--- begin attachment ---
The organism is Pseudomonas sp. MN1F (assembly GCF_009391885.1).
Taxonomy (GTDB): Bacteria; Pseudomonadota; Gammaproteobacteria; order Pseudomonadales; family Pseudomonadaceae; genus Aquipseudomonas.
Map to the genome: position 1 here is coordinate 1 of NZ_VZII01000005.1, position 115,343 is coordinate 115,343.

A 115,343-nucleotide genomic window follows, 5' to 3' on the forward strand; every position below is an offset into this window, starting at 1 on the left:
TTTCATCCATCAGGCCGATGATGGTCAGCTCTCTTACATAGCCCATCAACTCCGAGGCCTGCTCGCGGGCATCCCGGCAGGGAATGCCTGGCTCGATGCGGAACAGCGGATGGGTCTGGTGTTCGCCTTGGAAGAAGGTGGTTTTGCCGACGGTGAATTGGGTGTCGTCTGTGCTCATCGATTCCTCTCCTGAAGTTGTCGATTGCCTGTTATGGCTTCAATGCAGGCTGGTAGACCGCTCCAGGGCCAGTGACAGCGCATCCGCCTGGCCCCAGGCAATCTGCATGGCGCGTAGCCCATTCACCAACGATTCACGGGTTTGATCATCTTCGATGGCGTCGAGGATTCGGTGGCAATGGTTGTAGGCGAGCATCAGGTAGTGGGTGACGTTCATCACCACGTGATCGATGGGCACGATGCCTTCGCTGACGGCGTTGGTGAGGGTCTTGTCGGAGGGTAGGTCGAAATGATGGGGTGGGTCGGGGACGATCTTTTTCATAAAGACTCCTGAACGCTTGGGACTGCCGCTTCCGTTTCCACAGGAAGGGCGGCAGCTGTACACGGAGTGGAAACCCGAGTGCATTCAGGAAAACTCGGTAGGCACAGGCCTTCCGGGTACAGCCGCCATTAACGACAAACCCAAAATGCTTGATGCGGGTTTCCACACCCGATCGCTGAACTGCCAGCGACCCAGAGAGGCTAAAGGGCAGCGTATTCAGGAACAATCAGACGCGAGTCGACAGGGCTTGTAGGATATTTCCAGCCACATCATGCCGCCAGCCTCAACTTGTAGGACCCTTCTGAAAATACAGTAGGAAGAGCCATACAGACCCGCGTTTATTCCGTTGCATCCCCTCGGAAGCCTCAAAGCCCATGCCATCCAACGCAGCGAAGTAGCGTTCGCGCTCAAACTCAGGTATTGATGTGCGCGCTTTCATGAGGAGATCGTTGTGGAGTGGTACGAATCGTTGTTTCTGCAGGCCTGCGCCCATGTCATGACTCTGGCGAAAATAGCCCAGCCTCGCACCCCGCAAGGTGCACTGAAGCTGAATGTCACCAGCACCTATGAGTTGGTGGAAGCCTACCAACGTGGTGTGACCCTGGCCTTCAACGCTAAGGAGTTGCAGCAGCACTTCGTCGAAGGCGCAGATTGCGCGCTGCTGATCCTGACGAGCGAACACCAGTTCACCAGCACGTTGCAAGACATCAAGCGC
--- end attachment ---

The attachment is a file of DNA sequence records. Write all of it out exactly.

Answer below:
The organism is Pseudomonas sp. MN1F (assembly GCF_009391885.1).
Taxonomy (GTDB): Bacteria; Pseudomonadota; Gammaproteobacteria; order Pseudomonadales; family Pseudomonadaceae; genus Aquipseudomonas.
Map to the genome: position 1 here is coordinate 1 of NZ_VZII01000005.1, position 115,343 is coordinate 115,343.

A 115,343-nucleotide genomic window follows, 5' to 3' on the forward strand; every position below is an offset into this window, starting at 1 on the left:
TTTCATCCATCAGGCCGATGATGGTCAGCTCTCTTACATAGCCCATCAACTCCGAGGCCTGCTCGCGGGCATCCCGGCAGGGAATGCCTGGCTCGATGCGGAACAGCGGATGGGTCTGGTGTTCGCCTTGGAAGAAGGTGGTTTTGCCGACGGTGAATTGGGTGTCGTCTGTGCTCATCGATTCCTCTCCTGAAGTTGTCGATTGCCTGTTATGGCTTCAATGCAGGCTGGTAGACCGCTCCAGGGCCAGTGACAGCGCATCCGCCTGGCCCCAGGCAATCTGCATGGCGCGTAGCCCATTCACCAACGATTCACGGGTTTGATCATCTTCGATGGCGTCGAGGATTCGGTGGCAATGGTTGTAGGCGAGCATCAGGTAGTGGGTGACGTTCATCACCACGTGATCGATGGGCACGATGCCTTCGCTGACGGCGTTGGTGAGGGTCTTGTCGGAGGGTAGGTCGAAATGATGGGGTGGGTCGGGGACGATCTTTTTCATAAAGACTCCTGAACGCTTGGGACTGCCGCTTCCGTTTCCACAGGAAGGGCGGCAGCTGTACACGGAGTGGAAACCCGAGTGCATTCAGGAAAACTCGGTAGGCACAGGCCTTCCGGGTACAGCCGCCATTAACGACAAACCCAAAATGCTTGATGCGGGTTTCCACACCCGATCGCTGAACTGCCAGCGACCCAGAGAGGCTAAAGGGCAGCGTATTCAGGAACAATCAGACGCGAGTCGACAGGGCTTGTAGGATATTTCCAGCCACATCATGCCGCCAGCCTCAACTTGTAGGACCCTTCTGAAAATACAGTAGGAAGAGCCATACAGACCCGCGTTTATTCCGTTGCATCCCCTCGGAAGCCTCAAAGCCCATGCCATCCAACGCAGCGAAGTAGCGTTCGCGCTCAAACTCAGGTATTGATGTGCGCGCTTTCATGAGGAGATCGTTGTGGAGTGGTACGAATCGTTGTTTCTGCAGGCCTGCGCCCATGTCATGACTCTGGCGAAAATAGCCCAGCCTCGCACCCCGCAAGGTGCACTGAAGCTGAATGTCACCAGCACCTATGAGTTGGTGGAAGCCTACCAACGTGGTGTGACCCTGGCCTTCAACGCTAAGGAGTTGCAGCAGCACTTCGTCGAAGGCGCAGATTGCGCGCTGCTGATCCTGACGAGCGAACACCAGTTCACCAGCACGTTGCAAGACATCAAGCGC